La mineras y el oro

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Dalamar
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La mineras y el oro

Mensajepor Dalamar » 15 Mar 2013 19:28

Las mineras han caido un 40% cuando el oro subio un 10% en ese periodo:

Arca NYSE gold miners index

Five things holding the miners down

1: Geared to the gold price. When the gold price is on the up, the miners do incredibly well. If gold goes up 15%, miners' profits may go up 50% – perhaps more... production costs can be quickly dwarfed by a rise in the gold price, and so increased revenues from the high gold price feed straight through to the bottom line.

Problem is, the converse is also true. If the gold price falls, the miners may fall harder. And seeing as many in the market see the gold price falling from here, they sell off the miners in anticipation.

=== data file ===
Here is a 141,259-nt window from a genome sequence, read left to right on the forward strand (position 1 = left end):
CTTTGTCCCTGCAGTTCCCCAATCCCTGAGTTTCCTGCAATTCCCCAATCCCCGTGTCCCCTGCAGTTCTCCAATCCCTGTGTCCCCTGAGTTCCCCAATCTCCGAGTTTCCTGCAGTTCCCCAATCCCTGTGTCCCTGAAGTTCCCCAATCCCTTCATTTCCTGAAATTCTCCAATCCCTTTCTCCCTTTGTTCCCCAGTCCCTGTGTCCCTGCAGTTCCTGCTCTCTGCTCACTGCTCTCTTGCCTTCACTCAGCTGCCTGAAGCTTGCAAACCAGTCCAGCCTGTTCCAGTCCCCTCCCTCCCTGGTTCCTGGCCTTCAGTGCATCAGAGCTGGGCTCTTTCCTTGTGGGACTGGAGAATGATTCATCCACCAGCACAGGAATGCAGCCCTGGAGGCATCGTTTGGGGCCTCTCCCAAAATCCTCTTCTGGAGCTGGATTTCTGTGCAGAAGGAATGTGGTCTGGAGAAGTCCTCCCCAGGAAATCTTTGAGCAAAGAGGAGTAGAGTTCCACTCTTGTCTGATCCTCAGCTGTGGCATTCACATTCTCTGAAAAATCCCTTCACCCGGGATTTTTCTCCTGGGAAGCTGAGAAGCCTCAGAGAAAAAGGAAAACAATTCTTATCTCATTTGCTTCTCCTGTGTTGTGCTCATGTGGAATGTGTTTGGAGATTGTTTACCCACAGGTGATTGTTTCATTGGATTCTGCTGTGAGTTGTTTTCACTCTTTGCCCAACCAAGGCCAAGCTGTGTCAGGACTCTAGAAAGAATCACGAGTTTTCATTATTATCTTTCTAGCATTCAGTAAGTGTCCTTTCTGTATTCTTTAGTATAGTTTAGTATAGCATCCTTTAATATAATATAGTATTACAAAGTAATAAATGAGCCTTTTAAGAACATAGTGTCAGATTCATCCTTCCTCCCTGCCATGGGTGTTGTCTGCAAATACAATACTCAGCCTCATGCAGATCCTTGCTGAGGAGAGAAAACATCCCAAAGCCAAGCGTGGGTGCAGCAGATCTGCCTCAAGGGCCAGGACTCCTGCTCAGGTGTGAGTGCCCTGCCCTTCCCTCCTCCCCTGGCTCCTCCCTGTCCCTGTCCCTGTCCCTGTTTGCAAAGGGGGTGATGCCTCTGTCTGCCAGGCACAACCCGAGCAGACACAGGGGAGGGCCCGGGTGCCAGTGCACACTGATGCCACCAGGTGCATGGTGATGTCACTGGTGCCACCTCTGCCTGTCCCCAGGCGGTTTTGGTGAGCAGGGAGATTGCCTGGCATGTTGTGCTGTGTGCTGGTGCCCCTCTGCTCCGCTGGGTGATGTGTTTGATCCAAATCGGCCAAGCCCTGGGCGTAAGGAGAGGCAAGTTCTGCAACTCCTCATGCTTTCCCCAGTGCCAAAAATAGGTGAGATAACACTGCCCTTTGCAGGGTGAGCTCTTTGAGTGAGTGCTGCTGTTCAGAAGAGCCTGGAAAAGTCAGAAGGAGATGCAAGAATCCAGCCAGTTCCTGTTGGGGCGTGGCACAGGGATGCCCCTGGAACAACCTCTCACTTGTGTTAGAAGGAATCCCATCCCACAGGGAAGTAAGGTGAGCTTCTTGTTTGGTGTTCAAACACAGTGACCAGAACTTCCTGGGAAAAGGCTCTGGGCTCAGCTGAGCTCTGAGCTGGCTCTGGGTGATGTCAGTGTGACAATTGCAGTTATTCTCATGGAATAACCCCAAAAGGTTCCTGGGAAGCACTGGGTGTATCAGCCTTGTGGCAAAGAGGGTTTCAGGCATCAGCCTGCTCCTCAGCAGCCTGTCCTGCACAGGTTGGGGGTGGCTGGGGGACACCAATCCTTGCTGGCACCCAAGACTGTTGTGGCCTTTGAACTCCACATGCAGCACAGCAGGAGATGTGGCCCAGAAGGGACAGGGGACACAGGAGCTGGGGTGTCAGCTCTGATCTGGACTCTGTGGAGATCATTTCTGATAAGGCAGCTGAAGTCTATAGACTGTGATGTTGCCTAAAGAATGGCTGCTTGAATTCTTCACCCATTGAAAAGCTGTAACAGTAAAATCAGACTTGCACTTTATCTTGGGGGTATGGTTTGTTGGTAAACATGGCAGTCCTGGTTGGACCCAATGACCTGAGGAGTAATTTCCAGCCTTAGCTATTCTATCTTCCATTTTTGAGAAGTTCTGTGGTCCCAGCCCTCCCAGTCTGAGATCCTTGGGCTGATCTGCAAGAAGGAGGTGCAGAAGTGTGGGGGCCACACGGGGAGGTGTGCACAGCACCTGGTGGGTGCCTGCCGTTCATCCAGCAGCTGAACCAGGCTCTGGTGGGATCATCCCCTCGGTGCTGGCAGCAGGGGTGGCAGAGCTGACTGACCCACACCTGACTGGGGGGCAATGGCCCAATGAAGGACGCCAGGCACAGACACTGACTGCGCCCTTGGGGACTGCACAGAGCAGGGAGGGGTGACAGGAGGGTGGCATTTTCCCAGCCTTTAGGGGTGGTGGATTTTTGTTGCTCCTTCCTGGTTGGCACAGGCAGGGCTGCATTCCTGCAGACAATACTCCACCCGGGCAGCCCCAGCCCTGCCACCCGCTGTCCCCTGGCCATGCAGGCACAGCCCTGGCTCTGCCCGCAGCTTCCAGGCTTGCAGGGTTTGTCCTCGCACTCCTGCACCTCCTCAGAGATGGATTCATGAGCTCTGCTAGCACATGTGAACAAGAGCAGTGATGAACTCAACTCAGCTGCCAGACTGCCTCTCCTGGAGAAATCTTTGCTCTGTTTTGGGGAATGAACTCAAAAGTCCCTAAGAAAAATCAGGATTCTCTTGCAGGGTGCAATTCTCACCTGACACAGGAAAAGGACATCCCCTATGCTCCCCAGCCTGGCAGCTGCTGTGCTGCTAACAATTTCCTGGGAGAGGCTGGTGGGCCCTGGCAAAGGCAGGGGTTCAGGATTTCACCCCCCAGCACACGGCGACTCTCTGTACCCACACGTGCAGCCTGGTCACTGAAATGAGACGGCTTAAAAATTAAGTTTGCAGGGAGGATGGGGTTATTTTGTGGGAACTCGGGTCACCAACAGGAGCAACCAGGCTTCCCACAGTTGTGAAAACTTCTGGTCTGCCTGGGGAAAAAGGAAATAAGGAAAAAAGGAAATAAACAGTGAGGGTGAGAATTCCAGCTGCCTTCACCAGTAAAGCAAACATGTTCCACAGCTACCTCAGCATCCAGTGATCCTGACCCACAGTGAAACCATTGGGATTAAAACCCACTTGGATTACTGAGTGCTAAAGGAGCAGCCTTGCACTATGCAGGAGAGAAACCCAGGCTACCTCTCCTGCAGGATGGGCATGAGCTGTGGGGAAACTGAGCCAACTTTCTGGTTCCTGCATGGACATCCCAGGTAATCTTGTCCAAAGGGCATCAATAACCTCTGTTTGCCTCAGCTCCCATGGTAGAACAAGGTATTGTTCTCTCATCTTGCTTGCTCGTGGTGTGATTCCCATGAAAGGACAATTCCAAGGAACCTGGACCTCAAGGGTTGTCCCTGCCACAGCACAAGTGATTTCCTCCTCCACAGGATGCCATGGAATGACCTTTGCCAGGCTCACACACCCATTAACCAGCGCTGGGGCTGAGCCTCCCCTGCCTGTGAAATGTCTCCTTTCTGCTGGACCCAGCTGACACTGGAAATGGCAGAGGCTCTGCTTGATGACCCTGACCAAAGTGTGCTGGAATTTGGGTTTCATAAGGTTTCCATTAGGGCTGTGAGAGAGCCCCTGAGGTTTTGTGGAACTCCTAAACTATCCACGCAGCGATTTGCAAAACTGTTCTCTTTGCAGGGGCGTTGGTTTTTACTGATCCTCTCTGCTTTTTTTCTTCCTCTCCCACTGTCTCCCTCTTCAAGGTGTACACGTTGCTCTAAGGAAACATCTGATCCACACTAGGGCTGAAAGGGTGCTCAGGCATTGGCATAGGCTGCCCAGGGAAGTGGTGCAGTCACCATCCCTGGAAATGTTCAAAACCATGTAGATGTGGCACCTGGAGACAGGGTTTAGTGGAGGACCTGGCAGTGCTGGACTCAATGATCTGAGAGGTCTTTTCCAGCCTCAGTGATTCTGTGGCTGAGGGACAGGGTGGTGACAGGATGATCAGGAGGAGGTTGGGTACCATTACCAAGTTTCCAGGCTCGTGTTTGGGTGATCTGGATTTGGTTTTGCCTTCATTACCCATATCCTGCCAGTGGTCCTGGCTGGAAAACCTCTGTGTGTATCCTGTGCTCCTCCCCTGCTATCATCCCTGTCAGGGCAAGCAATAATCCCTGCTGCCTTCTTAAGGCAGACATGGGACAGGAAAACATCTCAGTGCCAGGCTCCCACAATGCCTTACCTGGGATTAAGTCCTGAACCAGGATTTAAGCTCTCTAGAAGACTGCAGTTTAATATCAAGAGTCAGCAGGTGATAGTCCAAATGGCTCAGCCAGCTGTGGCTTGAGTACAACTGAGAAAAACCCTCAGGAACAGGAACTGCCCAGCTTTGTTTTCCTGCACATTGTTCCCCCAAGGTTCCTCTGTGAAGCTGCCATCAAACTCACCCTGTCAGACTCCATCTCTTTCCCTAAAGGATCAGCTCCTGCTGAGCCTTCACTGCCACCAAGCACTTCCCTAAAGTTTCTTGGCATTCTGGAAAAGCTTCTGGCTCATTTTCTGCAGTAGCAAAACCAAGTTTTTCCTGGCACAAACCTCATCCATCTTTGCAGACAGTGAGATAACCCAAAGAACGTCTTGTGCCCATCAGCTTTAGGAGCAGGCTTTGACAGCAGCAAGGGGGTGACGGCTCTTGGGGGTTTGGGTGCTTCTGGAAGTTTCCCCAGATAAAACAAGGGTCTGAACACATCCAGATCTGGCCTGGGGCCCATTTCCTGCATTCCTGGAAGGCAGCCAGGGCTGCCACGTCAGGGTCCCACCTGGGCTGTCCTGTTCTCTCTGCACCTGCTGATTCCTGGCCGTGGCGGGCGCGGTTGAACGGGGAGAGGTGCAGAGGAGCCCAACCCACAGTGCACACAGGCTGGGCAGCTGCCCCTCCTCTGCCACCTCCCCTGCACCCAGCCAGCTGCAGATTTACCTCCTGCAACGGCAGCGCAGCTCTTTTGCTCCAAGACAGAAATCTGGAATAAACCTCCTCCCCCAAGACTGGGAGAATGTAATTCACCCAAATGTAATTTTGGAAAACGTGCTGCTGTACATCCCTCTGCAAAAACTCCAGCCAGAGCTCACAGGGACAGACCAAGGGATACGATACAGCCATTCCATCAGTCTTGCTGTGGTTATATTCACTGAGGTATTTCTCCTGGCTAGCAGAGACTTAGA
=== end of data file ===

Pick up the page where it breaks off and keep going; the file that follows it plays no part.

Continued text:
2: Mining costs aren't fixed. Gold production costs have escalated quite significantly – inflation in energy prices and other commodities have been a thorn in the side of the producers. On top of that, it's becoming increasingly difficult to find decent grades to mine. The 'low-hanging fruit' has been picked – it's now very hard work to refine each ounce of the precious yellow metal. Many gold miners would hate gold to slip below $1,500... and we're pretty close to that figure right now!

3: Central banks want gold – not miners. One of the reasons gold has held up relatively well is because there's large demand coming out of the emerging market central banks. The likes of China and Russia are filling their boots – other smaller nations are dipping in too. Wisely these guys want to diversify foreign reserves. And gold is the ultimate reserve currency. Not the gold miners!